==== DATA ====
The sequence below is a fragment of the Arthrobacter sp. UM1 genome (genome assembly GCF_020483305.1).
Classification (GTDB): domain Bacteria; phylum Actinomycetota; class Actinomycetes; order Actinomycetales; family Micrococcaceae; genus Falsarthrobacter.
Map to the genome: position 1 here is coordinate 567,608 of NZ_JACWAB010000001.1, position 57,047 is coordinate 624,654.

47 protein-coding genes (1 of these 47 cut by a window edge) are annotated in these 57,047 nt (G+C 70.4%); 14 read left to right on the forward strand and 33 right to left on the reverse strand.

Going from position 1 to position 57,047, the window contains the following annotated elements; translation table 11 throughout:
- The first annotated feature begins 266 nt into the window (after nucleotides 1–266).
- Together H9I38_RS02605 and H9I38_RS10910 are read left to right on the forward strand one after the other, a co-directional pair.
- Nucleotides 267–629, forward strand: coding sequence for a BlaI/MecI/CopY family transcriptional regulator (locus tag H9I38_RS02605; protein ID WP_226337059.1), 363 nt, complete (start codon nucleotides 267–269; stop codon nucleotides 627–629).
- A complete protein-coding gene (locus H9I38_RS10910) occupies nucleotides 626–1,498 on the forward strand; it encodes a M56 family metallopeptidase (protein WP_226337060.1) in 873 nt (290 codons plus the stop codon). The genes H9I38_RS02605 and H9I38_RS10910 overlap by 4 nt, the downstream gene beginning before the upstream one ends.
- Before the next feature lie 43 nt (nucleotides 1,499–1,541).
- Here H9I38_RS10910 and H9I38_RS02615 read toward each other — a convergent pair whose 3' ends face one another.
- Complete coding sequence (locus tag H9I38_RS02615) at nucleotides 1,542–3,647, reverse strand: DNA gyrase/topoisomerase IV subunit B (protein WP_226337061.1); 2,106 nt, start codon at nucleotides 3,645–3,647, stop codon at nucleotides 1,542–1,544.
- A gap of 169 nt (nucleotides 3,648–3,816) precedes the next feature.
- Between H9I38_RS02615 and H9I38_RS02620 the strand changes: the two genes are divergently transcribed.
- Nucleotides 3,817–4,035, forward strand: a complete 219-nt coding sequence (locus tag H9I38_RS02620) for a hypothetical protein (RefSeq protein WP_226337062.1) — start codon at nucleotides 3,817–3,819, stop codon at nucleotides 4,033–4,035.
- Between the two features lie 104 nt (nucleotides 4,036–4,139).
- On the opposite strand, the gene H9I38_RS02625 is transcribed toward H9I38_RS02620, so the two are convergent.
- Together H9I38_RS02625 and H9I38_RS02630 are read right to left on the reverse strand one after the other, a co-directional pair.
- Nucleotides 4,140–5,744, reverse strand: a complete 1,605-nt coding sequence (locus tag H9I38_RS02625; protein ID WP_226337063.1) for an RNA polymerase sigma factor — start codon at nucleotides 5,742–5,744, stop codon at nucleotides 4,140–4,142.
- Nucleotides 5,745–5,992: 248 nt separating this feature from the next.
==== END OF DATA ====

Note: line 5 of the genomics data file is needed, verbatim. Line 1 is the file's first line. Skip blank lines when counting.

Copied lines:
Going from position 1 to position 57,047, the window contains the following annotated elements; translation table 11 throughout: